‘Facebook has done so many things over the years that scared and freaked out people.’
A Facebook researcher apologized after conducting an experiment that temporarily influenced what almost 700,000 readers saw on their news feeds, reviving some customers’ concerns about privacy issues.
The number of positive and negative comments that users saw on their feeds of articles and photos was altered in January 2012, according to a study published June 17 in the Proceedings of the National Academy of Sciences. People shown fewer positive words were found to write more negative posts, while the reverse happened with those exposed to fewer negative terms, according to the trial of random Facebook users.
Adam Kramer, a Facebook data scientist who was among study’s authors, wrote on his Facebook page yesterday that the team was “very sorry for the way the paper described the research and any anxiety it caused.”
The data showed that online messages influence readers’ “experience of emotions,” which may affect offline behavior, the researchers said. Some Facebook users turned to Twitter to express outrage over the research as a breach of their privacy.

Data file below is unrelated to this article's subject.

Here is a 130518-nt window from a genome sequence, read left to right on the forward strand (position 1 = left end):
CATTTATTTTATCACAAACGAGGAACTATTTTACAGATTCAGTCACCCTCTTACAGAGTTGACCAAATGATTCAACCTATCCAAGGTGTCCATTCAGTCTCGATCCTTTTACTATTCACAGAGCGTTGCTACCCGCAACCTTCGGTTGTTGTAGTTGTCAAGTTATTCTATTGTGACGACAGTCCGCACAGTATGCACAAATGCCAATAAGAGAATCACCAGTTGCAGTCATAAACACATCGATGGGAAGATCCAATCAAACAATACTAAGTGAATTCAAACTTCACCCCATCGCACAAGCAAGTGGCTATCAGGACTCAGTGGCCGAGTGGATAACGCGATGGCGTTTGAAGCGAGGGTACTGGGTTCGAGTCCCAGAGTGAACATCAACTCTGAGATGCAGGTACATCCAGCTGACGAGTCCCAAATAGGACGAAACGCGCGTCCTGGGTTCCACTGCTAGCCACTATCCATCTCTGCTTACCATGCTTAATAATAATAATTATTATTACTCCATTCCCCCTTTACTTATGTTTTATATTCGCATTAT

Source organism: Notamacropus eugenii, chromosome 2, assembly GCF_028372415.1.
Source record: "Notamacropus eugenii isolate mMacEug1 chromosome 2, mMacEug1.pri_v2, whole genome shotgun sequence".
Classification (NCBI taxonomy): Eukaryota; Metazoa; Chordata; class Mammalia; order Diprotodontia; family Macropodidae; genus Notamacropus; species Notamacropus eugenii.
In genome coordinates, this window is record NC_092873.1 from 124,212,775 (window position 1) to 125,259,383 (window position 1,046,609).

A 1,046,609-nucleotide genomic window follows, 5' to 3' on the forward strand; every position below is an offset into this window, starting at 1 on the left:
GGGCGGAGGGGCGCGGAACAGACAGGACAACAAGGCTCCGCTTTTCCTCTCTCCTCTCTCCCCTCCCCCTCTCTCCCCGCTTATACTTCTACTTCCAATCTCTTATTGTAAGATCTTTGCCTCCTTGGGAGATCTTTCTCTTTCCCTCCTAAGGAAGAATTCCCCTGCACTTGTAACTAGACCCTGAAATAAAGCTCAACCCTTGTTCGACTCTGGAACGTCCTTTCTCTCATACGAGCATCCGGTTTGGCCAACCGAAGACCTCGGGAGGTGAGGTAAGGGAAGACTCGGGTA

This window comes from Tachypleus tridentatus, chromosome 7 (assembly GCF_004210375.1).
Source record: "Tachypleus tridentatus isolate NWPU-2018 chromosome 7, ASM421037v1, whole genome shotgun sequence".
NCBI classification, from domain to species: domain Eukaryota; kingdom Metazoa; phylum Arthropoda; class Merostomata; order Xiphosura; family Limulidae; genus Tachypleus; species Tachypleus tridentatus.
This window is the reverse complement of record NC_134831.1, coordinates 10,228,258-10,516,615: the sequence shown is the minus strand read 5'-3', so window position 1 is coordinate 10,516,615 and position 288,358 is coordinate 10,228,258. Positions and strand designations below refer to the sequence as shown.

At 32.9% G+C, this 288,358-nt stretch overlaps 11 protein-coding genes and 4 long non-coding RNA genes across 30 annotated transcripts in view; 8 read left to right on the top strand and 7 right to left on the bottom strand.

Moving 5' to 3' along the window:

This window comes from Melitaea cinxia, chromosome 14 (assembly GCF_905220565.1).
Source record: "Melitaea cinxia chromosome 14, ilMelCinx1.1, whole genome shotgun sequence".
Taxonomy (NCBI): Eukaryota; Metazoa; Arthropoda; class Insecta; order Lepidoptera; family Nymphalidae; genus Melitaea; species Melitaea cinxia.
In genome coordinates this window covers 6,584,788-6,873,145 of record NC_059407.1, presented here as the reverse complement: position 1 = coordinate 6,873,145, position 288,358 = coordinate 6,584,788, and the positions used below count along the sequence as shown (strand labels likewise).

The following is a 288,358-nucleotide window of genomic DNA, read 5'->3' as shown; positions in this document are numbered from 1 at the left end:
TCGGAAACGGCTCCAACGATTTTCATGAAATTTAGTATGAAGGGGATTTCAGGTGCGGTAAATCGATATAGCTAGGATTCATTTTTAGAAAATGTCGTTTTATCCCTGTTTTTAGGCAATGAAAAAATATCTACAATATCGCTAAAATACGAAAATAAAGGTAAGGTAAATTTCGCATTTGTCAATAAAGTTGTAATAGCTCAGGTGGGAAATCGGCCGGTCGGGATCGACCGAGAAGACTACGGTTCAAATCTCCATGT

“Facebook knows it can push its users’ limits, invade their privacy, use their information and get away with it,” said James Grimmelmann, a professor of technology and the law at the University of Maryland. “Facebook has done so many things over the years that scared and freaked out people.”
Even so, the anger won’t have a long-lasting effect, Grimmelmann said. While some users may threaten to leave Facebook, most people “want to be where there friends are” and there is no alternative to the social networking site that provides more privacy, he said. …
… The Facebook study is “really important research” that shows the value of receiving positive news and how it improves social connections, said James Pennebaker, a psychology professor at the University of Texas. Facebook might have avoided some of the resulting controversy by allowing users to opt out of taking part in any research, he said.
“It will make people a little bit nervous for a couple of days,” he said in an interview. “The fact is, Google knows everything about us, Amazon knows a huge amount about us. It’s stunning how much all of these big companies know. If one is paranoid, it creeps them out.” …
Lemme get this straight. One arrogant fuckwit figures no one will quit fb after this mindfuck because everyone’s friends are there? Fucking spare me. It’s ‘their’ friends, not ‘there’ friends too, also. Another arrogant asshole, a university of texASS psychology professor ‘thinks’ that only the paranoid are concerned about all these companies having shedloads of info about us? He sounds just like those “You have nothing to fear if you have nothing to hide!” party line-spewing robotic shills.